Historic National Guard Response to Fight COVID-19
“With COVID-19, it’s like we have 54 different hurricanes hitting every state, every territory, and the District of Columbia – some are Category 5, some are Category 3, and some are Category 1,” said Air Force Gen. Joseph Lengyel, the chief of the National Guard Bureau, in a press release.
The historic response activates National Guard units in all 50 states, three territories and the District of Columbia. But while this individual threat is new, the mission is one the National Guard trains for regularly.
“A lot of citizens don’t know the National Guard does stuff like this, so that is kind of an eye-opener too,” Army Capt. Heather Schaller, a nurse with the Wisconsin Army National Guard, said in a release.
Guard Units Deploy Across U.S.
The massive response currently takes many forms. In Florida, National Guard Soldiers and Airmen conduct COVID-19 testing at Hard Rock Stadium, in support of the Federal Emergency Management Agency (FEMA). In Wisconsin, National Guard medics responded to a senior living facility, after that facility reported its first death due to COVID-19.
“It’s rewarding, and it’s the reason why I put on the uniform, and why I joined the Guard,” Schaller said. “I didn’t join to put on the uniform and go to drill every weekend. Now it’s something where I can actually do something for the community.”
“One of the most important National Guard missions is to support our own communities,” said Air Force Maj. Gen. Anthony Carrelli, adjutant general of the Pennsylvania National Guard, in a release. “Assisting and serving our fellow neighbors is a very personal effort as this is where we live. We are all in this together.”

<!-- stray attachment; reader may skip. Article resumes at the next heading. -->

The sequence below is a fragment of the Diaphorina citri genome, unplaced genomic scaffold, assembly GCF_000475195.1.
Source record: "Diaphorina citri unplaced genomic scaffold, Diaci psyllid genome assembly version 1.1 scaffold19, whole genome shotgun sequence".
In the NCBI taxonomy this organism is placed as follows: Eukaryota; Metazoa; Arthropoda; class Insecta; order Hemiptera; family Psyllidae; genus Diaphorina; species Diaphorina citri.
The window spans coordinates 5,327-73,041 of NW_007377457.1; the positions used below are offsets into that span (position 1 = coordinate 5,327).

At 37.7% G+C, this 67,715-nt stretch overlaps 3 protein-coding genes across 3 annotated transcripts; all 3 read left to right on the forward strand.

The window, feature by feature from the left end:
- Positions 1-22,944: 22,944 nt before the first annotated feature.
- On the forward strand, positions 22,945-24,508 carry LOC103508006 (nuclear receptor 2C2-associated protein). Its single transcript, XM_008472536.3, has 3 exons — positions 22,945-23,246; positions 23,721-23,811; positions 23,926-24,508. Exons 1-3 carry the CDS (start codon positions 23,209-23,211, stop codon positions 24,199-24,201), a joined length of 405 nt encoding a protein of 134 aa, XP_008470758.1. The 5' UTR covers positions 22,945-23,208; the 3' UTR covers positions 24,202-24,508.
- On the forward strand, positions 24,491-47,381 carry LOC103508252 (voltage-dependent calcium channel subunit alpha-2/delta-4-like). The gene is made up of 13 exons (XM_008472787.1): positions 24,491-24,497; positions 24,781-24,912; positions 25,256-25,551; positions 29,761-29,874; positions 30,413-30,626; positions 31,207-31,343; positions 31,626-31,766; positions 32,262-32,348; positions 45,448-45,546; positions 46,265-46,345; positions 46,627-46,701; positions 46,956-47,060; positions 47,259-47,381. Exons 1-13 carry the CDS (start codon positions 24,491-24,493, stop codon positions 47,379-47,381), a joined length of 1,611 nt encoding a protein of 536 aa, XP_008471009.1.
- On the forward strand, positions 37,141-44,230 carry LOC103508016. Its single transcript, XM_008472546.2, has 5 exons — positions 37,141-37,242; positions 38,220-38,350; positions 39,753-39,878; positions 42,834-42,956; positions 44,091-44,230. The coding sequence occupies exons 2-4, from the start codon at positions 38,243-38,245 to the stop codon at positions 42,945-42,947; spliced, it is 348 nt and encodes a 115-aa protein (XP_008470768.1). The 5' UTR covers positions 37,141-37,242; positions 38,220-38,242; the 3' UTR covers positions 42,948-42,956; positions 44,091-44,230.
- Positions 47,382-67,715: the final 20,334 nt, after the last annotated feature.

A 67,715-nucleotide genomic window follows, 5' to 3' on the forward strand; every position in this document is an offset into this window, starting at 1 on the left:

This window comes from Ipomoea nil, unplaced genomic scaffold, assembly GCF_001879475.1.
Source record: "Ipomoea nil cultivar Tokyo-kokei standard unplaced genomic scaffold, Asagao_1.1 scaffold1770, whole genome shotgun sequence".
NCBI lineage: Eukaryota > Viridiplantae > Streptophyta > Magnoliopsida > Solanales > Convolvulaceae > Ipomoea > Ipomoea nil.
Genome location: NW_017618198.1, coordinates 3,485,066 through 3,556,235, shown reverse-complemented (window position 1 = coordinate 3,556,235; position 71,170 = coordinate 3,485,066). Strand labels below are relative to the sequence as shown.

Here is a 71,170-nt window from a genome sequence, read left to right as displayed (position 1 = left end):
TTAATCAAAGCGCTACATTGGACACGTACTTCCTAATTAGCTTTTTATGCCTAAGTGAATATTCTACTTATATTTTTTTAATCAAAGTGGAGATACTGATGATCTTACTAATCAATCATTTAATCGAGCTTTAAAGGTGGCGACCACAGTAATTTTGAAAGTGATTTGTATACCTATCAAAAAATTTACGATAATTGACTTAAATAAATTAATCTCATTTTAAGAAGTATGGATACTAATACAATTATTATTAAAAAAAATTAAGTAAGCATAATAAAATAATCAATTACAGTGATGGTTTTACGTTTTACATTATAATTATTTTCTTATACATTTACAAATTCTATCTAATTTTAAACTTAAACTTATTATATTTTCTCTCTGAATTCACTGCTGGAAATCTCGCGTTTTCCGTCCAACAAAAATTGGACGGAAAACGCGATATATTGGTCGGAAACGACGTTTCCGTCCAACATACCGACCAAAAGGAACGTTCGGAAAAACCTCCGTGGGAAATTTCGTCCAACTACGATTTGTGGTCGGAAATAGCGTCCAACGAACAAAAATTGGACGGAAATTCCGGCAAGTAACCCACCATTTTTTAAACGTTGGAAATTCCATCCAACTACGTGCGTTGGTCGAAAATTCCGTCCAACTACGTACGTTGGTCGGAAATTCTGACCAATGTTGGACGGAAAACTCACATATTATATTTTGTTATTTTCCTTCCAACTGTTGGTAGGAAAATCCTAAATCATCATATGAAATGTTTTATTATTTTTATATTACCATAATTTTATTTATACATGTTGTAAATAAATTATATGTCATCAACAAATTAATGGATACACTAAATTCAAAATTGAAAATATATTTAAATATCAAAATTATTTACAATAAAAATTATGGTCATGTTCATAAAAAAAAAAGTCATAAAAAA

With nearly 15,000 confirmed cases at press time, New York City has become, once again, ground zero. More than 1,600 service members now operate in New York. During a recent mission, the Guard setup tents at hospitals across the state, expanding space dedicated for COVID-19 treatment. Many of these same soldiers already responded to New Rochelle, distributing food and hand sanitizer, where an early wave of infections rocked the state.
“We’re all in this together,” said Pvt. Cindy Ganesh, 369th Sustainment Brigade Headquarters, in a release. “So it’s good to be working on different missions.”
This isn’t any kind of martial law. In stark contrast to the Army or Marines, National Guard units continue to take on missions in their own communities. Arguably more than ever before, the Guard will be present at the local and state level, making a difference, across the U.S.
“One of the most important National Guard missions is to support our own communities,” said Air Force Maj. Gen. Anthony Carrelli, adjutant general of the Pennsylvania National Guard. “Assisting and serving our fellow neighbors is a very personal effort as this is where we live. We are all in this together.”